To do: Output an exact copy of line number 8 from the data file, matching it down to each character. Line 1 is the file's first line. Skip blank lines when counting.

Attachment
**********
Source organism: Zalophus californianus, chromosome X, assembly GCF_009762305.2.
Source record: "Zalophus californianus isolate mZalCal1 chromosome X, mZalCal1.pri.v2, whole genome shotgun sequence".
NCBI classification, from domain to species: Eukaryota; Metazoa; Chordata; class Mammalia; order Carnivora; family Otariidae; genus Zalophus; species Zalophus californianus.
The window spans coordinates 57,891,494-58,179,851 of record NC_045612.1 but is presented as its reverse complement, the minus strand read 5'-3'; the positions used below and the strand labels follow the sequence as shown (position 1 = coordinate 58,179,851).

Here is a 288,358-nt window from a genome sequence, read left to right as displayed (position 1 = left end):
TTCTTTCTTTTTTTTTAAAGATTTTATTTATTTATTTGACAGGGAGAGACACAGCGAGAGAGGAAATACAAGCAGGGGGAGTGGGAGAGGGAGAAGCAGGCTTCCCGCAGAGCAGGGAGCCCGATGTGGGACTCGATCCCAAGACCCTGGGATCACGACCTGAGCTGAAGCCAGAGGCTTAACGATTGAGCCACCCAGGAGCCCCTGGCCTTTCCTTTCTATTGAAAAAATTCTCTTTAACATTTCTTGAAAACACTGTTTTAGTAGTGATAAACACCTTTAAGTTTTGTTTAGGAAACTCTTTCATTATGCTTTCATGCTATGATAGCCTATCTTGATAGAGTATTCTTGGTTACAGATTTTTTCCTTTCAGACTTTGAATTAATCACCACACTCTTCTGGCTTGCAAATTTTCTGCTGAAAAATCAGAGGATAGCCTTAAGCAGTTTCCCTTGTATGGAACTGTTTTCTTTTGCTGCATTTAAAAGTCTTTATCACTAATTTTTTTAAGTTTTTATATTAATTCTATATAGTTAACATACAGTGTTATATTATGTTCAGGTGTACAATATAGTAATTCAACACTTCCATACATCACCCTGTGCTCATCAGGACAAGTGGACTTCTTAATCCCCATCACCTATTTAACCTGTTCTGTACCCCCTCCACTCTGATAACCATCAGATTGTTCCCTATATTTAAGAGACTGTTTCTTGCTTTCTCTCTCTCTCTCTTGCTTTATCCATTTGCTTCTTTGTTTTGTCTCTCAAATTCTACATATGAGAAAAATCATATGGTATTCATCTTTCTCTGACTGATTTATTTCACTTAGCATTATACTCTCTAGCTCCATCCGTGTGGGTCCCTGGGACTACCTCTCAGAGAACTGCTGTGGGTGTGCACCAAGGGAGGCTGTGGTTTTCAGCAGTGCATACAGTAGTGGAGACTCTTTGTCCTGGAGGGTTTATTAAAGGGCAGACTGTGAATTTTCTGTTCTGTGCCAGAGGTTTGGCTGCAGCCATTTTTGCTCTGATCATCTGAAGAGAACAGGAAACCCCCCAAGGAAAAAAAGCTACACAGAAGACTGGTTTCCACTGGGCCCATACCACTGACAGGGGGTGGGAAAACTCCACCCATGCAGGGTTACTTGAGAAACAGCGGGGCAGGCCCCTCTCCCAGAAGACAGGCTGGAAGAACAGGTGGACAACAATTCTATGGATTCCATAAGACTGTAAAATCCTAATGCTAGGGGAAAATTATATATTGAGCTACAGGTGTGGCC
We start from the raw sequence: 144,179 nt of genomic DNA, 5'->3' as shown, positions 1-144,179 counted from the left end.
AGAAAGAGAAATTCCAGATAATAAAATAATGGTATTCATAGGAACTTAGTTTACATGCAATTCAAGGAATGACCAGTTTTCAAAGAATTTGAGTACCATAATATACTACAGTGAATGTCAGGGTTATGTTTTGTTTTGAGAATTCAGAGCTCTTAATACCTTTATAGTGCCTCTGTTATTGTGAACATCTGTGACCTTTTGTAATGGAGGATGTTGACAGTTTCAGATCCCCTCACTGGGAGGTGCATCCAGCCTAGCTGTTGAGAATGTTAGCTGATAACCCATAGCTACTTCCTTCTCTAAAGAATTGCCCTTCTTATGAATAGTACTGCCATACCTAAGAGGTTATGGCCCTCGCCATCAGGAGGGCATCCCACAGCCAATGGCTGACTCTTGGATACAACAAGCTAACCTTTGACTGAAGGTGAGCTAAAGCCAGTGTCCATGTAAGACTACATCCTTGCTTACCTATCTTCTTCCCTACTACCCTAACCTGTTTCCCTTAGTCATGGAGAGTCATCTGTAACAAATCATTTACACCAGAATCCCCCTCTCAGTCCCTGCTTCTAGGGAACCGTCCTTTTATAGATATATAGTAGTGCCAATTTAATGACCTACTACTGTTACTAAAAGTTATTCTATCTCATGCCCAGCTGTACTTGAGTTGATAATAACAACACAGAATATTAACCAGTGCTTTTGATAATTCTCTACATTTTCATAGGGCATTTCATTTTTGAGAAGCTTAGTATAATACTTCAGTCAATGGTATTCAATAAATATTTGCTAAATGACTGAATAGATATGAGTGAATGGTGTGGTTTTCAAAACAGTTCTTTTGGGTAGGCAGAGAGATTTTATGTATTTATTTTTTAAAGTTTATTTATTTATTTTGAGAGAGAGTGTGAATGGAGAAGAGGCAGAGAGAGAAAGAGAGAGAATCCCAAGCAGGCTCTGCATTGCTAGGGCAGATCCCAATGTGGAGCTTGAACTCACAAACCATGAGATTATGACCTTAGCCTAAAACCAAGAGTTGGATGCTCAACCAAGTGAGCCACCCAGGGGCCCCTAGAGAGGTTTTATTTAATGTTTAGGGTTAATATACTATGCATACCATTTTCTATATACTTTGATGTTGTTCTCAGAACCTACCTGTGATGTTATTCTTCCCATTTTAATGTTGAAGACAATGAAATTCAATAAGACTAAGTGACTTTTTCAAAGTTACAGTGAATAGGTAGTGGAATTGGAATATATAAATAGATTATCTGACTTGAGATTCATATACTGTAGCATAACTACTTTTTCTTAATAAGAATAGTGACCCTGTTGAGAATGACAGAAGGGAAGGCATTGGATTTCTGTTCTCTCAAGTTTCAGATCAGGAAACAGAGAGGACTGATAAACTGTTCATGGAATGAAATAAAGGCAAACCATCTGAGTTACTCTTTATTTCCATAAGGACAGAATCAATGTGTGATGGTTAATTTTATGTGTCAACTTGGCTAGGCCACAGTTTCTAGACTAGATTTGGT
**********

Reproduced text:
AGAAAGAGAAATTCCAGATAATAAAATAATGGTATTCATAGGAACTTAGTTTACATGCAATTCAAGGAATGACCAGTTTTCAAAGAATTTGAGTACCATAATATACTACAGTGAATGTCAGGGTTATGTTTTGTTTTGAGAATTCAGAGCTCTTAATACCTTTATAGTGCCTCTGTTATTGTGAACATCTGTGACCTTTTGTAATGGAGGATGTTGACAGTTTCAGATCCCCTCACTGGGAGGTGCATCCAGCCTAGCTGTTGAGAATGTTAGCTGATAACCCATAGCTACTTCCTTCTCTAAAGAATTGCCCTTCTTATGAATAGTACTGCCATACCTAAGAGGTTATGGCCCTCGCCATCAGGAGGGCATCCCACAGCCAATGGCTGACTCTTGGATACAACAAGCTAACCTTTGACTGAAGGTGAGCTAAAGCCAGTGTCCATGTAAGACTACATCCTTGCTTACCTATCTTCTTCCCTACTACCCTAACCTGTTTCCCTTAGTCATGGAGAGTCATCTGTAACAAATCATTTACACCAGAATCCCCCTCTCAGTCCCTGCTTCTAGGGAACCGTCCTTTTATAGATATATAGTAGTGCCAATTTAATGACCTACTACTGTTACTAAAAGTTATTCTATCTCATGCCCAGCTGTACTTGAGTTGATAATAACAACACAGAATATTAACCAGTGCTTTTGATAATTCTCTACATTTTCATAGGGCATTTCATTTTTGAGAAGCTTAGTATAATACTTCAGTCAATGGTATTCAATAAATATTTGCTAAATGACTGAATAGATATGAGTGAATGGTGTGGTTTTCAAAACAGTTCTTTTGGGTAGGCAGAGAGATTTTATGTATTTATTTTTTAAAGTTTATTTATTTATTTTGAGAGAGAGTGTGAATGGAGAAGAGGCAGAGAGAGAAAGAGAGAGAATCCCAAGCAGGCTCTGCATTGCTAGGGCAGATCCCAATGTGGAGCTTGAACTCACAAACCATGAGATTATGACCTTAGCCTAAAACCAAGAGTTGGATGCTCAACCAAGTGAGCCACCCAGGGGCCCCTAGAGAGGTTTTATTTAATGTTTAGGGTTAATATACTATGCATACCATTTTCTATATACTTTGATGTTGTTCTCAGAACCTACCTGTGATGTTATTCTTCCCATTTTAATGTTGAAGACAATGAAATTCAATAAGACTAAGTGACTTTTTCAAAGTTACAGTGAATAGGTAGTGGAATTGGAATATATAAATAGATTATCTGACTTGAGATTCATATACTGTAGCATAACTACTTTTTCTTAATAAGAATAGTGACCCTGTTGAGAATGACAGAAGGGAAGGCATTGGATTTCTGTTCTCTCAAGTTTCAGATCAGGAAACAGAGAGGACTGATAAACTGTTCATGGAATGAAATAAAGGCAAACCATCTGAGTTACTCTTTATTTCCATAAGGACAGAATCAATGTGTGATGGTTAATTTTATGTGTCAACTTGGCTAGGCCACAGTTTCTAGACTAGATTTGGT